I knew a guy a few years back we called 'Vinyl Vince' because he would only listen to music on vinyl. Nothing the least bit wrong with that, but no one would have been called that nickname back in 1960.
                      Another way to look at it is that the type of pipe a Victorian person smoked denoted their social status. A middle class person, say a Scotland Yard detective or a clergyman, would smoke a briar pipe or similar. Clay pipes were cheap and were smoked by working class and poor persons. Where I lived with my grandparents in Mossley Hill, Liverpool, in a semi-detached house built in the mid-thirties, I used to find scads of broken clay pipes that had been smoked by the farm workers who worked in the fields before the houses were built. So a person like Alice McKenzie couldn't afford a more expensive pipe but she could afford a clay pipe. As for the nickname, yes possibly the nickname was given to her posthumously but the sketches in the Illustrated Police News suggest that she was known sufficiently for smoking a clay pipe that she could have gained that nickname in life.


                      Illustrated Police News cover depicting sketches on the murder of Alice McKenzie


                      Possibly bogus photograph of Clay Pipe Alice McKenzie -- this Victorian worthy seems older than the woman murdered in Castle Alley
                      Christopher T. George, Lyricist & Co-Author, "Jack the Musical"
                      https://www.facebook.com/JackTheMusical/ Hear sample song at https://tinyurl.com/y8h4envx.

                      Organizer, RipperCon #JacktheRipper-#True Crime Conferences, April 2016 and 2018.
                      Hear RipperCon 2016 & 2018 talks at http://www.casebook.org/podcast/.

                      Comment


                      • #12
                        Originally posted by Gary Barnett View Post
                        Thanks, RJ.

                        It does sound like it may have been a bit of colour dreamed up by McCormick.
                        Had I know she smoked in bed, I would have called her 'Smouldering Ember' or 'Asphyxiated Alice.'

                        Comment


                        • #13
                          Originally posted by Chris G. View Post
                          Another way to look at it is that the type of pipe a Victorian person smoked denoted their social status. A middle class person, say a Scotland Yard detective or a clergyman, would smoke a briar pipe or similar. Clay pipes were cheap and were smoked by working class and poor persons. Where I lived with my grandparents in Mossley Hill, Liverpool, in a semi-detached house built in the mid-thirties, I used to find scads of broken clay pipes that had been smoked by the farm workers who worked in the fields before the houses were built. So a person like Alice McKenzie couldn't afford a more expensive pipe but she could afford a clay pipe. As for the nickname, yes possibly the nickname was given to her posthumously but the sketches in the Illustrated Police News suggest that she was known sufficiently for smoking a clay pipe that she could have gained that nickname in life.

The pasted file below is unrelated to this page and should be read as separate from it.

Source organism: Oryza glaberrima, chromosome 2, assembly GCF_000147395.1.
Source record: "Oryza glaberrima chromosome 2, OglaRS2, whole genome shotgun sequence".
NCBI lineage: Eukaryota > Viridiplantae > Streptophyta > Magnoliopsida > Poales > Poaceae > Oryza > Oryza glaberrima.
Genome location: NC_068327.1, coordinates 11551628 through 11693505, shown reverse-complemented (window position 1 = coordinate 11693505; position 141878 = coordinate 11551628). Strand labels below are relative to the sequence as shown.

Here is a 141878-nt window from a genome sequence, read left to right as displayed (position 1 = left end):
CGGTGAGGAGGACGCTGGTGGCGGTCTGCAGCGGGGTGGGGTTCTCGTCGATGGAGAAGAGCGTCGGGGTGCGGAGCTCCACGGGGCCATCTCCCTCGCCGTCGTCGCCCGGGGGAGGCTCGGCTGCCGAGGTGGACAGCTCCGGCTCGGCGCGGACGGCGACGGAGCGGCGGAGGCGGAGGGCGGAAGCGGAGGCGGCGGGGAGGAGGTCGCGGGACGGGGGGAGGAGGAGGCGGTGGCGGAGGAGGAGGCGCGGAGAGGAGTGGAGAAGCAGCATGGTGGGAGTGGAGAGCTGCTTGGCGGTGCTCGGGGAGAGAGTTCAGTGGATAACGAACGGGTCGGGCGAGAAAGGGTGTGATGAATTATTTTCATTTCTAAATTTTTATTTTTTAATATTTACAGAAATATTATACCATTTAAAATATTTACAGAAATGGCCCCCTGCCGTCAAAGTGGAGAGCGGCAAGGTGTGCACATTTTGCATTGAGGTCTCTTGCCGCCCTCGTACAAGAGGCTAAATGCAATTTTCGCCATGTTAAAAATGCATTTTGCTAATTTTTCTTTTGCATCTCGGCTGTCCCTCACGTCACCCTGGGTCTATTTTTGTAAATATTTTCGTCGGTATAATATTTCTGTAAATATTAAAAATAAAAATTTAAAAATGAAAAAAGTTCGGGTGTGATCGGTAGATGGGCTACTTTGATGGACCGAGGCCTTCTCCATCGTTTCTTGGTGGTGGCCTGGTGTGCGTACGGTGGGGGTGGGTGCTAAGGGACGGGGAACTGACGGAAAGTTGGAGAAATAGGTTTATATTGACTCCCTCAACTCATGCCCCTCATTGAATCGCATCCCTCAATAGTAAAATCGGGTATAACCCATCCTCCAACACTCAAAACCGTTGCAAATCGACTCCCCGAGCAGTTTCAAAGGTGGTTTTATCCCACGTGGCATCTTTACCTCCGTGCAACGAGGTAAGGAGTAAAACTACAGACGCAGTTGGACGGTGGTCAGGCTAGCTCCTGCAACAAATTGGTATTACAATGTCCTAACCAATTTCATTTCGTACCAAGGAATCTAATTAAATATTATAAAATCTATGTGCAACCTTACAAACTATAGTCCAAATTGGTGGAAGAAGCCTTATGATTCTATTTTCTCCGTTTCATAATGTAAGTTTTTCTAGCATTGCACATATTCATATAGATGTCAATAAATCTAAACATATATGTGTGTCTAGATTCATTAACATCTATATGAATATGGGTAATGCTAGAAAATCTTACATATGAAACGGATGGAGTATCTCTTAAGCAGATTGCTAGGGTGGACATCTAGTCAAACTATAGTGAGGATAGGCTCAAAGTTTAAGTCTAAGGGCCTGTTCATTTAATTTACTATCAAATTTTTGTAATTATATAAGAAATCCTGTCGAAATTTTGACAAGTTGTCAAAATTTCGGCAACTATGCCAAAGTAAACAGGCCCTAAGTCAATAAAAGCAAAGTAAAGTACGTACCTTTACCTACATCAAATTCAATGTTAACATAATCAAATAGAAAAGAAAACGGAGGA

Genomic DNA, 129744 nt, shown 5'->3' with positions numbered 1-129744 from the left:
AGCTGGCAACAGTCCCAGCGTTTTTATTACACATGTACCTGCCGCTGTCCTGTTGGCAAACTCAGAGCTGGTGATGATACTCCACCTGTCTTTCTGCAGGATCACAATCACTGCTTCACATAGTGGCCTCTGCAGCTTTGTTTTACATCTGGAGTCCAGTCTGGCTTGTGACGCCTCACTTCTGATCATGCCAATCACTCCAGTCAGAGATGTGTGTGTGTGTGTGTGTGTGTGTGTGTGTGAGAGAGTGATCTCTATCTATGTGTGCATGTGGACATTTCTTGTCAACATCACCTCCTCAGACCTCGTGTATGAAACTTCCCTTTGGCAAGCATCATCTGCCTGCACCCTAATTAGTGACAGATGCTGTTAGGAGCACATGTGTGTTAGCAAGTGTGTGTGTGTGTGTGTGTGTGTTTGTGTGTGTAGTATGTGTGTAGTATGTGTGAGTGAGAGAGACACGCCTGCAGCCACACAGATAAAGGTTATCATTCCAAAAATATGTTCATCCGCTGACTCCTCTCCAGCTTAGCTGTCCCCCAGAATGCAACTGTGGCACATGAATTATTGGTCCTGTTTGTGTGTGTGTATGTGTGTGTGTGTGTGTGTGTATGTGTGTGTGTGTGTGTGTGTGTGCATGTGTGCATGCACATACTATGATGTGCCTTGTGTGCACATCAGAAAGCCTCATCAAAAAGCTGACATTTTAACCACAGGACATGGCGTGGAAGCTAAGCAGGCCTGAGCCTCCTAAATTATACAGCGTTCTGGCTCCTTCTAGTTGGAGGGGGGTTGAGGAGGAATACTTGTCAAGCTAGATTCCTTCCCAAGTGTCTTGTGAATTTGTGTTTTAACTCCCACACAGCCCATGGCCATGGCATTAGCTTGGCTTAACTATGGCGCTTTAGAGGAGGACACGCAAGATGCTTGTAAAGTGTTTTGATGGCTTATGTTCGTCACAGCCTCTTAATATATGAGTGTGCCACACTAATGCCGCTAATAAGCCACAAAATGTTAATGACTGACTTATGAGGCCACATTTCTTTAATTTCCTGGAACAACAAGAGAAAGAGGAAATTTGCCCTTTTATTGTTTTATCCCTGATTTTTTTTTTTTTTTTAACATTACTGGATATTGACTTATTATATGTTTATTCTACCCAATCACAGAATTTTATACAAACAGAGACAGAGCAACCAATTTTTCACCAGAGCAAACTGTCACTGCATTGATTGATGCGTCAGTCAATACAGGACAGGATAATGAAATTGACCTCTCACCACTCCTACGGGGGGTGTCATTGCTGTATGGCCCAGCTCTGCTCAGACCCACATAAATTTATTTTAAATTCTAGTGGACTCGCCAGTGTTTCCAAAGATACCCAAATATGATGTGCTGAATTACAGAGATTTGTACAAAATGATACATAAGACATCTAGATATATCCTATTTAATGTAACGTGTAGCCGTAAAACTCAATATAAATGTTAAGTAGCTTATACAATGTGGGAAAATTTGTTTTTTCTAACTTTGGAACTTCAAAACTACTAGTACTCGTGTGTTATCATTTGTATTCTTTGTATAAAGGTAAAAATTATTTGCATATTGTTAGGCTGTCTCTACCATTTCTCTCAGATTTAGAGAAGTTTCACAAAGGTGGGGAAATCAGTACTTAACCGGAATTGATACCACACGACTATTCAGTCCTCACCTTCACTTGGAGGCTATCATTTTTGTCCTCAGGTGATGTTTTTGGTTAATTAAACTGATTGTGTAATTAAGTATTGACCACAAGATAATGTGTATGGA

Illustrated Police News cover depicting sketches on the murder of Alice McKenzie


                          Possibly bogus photograph of Clay Pipe Alice McKenzie -- this Victorian worthy seems older than the woman murdered in Castle Alley
                          Hi Chris, I think the pipe in the IPN sketch is more of a reflection of the discovery of the pipe on Alice?s body and the fact that she was said to have handed a pipe to one of her cronies for safekeeping shortly before she was killed than it is to her smoking habits being so unusual that they somehow defined her.

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                          • #14
                            Originally posted by Chris G. View Post
                            Possibly bogus photograph of Clay Pipe Alice McKenzie -- this Victorian worthy seems older than the woman murdered in Castle Alley
                            Hi Chris.

                            That same photograph has been elsewhere identified as "Big" Rachel Hamilton, a 6' 4" Irishwoman and a bit of a terror as [an unofficial] policewoman, who died in 1899.

                            https://www.spookyisles.com/some-glasgow-eccentrics/

                            I don't know how accurately, but she does look big. Cheers.

                            Comment


                            • #15
                              Originally posted by R. J. Palmer View Post
                              Hi Chris.

                              That same photograph has been elsewhere identified as "Big" Rachel Hamilton, a 6' 4" Irishwoman and a bit of a terror as [an unofficial] policewoman, who died in 1899.

                              https://www.spookyisles.com/some-glasgow-eccentrics/

                              I don't know how accurately, but she does look big. Cheers.
                              Thanks, R.J.
                              Christopher T. George, Lyricist & Co-Author, "Jack the Musical"
                              https://www.facebook.com/JackTheMusical/ Hear sample song at https://tinyurl.com/y8h4envx.

                              Organizer, RipperCon #JacktheRipper-#True Crime Conferences, April 2016 and 2018.
                              Hear RipperCon 2016 & 2018 talks at http://www.casebook.org/podcast/.

                              Comment